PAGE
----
John M. Carr
After a long, hot, wet summer, things are beginning to fall into place (pun intended). The summer has been spent collecting data, locating items of interest to the renovation, and putting all of the above into a program that can be scheduled for the next six months to a year. The site of the program is about 60 acres starting at Jasmine and wandering south. The site was determined by soil salinity and moisture, species present, current pioneer regrowth, and new plant compatibility.
Comments: The FDOT has selected engineering firms, and will select contractors based on knowledge and past performance in similar circumstances. The plan appears to be proper in site selection, species selection, and operational considerations. The plan has been reviewed by outside experts to prevent incorrect steps being made in the processes. The proof will be in a couple of years. Note that the surveys done earlier this year had many positive comments on the return of the Red Maples by natural means. Of course these plans are subject to modification as the work progresses. The plan also calls for follow-up checks on plantings and invasives to be sure things are progressing as desired. A full list of project activities as well as species to be planted is available on the internet www.eganscreek.org
The program has been distilled to a three phase operation:
Phase One – Standing dead trees – between 700 and 800 snags (standing dead trees) were located, checked for soundness, checked for wildlife activity, and entered into a data base. The result was about 600 of the dead trees will be cut down. The cutting will be done by going to each tree previously identified and locating and felling the tree with a chainsaw. To minimize site damage, the sawyer and his locator will walk to each tree. The only large equipment will be the equipment used to cross the creeks. The locator will confirm that the tree is the correct one and the sawyer will fell it on the ground and confirm no dangerous conditions are left. Stumps should be less than 1 foot high. Date to completion is projected to be late November 2012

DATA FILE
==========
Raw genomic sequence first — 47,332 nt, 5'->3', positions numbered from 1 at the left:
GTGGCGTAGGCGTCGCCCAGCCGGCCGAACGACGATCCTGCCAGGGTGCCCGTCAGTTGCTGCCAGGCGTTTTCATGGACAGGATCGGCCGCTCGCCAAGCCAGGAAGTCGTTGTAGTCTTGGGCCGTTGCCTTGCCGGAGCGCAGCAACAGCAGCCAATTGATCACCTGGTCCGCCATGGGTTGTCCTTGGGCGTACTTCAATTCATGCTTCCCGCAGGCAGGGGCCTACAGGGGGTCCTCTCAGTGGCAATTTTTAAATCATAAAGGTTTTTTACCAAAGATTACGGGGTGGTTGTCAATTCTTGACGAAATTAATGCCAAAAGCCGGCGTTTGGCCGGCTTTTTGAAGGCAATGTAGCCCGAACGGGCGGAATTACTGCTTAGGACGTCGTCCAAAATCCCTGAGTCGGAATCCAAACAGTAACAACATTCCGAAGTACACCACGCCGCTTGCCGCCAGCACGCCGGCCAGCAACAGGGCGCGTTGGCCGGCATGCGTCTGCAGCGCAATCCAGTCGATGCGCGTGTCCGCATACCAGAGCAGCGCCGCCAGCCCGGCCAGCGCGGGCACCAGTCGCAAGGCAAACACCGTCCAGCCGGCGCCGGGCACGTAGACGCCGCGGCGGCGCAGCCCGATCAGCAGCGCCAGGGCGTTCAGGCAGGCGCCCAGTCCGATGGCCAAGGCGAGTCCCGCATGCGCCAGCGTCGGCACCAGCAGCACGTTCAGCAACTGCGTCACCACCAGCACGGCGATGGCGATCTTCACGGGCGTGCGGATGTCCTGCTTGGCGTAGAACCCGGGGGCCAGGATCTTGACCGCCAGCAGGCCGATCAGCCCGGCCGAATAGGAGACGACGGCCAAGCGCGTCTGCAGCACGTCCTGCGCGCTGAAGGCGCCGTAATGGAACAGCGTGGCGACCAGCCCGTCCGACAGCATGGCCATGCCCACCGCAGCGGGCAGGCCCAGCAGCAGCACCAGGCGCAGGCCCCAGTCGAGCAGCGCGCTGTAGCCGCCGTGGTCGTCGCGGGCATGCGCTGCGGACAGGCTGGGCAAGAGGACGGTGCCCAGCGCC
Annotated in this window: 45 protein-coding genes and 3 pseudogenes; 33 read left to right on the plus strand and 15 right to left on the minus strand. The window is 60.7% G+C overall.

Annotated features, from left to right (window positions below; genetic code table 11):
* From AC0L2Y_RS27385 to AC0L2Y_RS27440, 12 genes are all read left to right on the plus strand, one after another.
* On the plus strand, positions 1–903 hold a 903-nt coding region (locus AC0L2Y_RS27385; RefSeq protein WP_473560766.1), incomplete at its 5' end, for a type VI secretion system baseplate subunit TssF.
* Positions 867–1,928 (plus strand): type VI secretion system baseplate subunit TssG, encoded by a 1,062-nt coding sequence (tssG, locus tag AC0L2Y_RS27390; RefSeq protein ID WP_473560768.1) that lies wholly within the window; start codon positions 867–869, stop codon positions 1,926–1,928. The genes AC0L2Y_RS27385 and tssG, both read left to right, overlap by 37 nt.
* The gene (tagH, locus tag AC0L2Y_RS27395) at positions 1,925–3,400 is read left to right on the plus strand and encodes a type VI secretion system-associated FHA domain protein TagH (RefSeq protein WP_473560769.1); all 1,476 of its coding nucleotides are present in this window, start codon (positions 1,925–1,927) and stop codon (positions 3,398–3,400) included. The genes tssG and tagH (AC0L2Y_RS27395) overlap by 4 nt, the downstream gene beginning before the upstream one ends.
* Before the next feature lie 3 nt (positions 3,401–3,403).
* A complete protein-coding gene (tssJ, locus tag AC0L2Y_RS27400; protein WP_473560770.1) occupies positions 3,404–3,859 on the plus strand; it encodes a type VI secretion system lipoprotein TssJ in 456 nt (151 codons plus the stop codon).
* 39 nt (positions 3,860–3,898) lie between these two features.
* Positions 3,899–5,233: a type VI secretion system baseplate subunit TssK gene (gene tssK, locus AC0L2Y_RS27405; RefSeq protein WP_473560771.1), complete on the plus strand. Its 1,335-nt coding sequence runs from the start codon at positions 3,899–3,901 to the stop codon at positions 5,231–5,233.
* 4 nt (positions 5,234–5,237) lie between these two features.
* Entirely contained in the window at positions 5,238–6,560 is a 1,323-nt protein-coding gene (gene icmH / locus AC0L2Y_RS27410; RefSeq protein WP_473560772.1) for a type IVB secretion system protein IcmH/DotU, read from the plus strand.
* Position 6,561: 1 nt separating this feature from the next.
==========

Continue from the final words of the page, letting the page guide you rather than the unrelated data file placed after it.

Phase Three – After the completion of the invasive phase, the replanting will begin. To minimize the site damage from the planting operation, the size of the planting stock will be reduced. Again this will allow hand carry and plant at predetermined locations on the site. The locations have been selected for soil type, moisture, and salinity. It is very labor intensive to minimize damage to the site. Completion is scheduled for about April of 2013.
Phase Two – After the felling operation is completed, the next step will be to address the invasives that have been identified and located. There are three types of invasives that count for almost all of the species present on the 60 acres. They are Chinese Tallow, Chinaberry, and Spanish Rattlebox. In the approximate 60 acre site there are about 2,800 sites identified. Like the felling operation in Phase One, these will be treated according to size, location, and density. In all cases, the operation will be done during non-seed-producing times. Trees larger than 6 inches, about 300, will be felled in place and stump treated. Smaller plants will be will basal treated and left standing. None of the invasives will be moved before or after treatment to prevent spreading. This part of the program will continue to carry forward in time. Longer term control of invasives will require reaching out into other areas of the greenway to try to eliminate possible host plants that could cause regeneration after previously successful treatments. This will become an on-going program that will have to be supported by both the City and County far into the future. Projecting completion of this initial step in January of 2013.
September 26, 2012 1:02 p.m.
September 26, 2012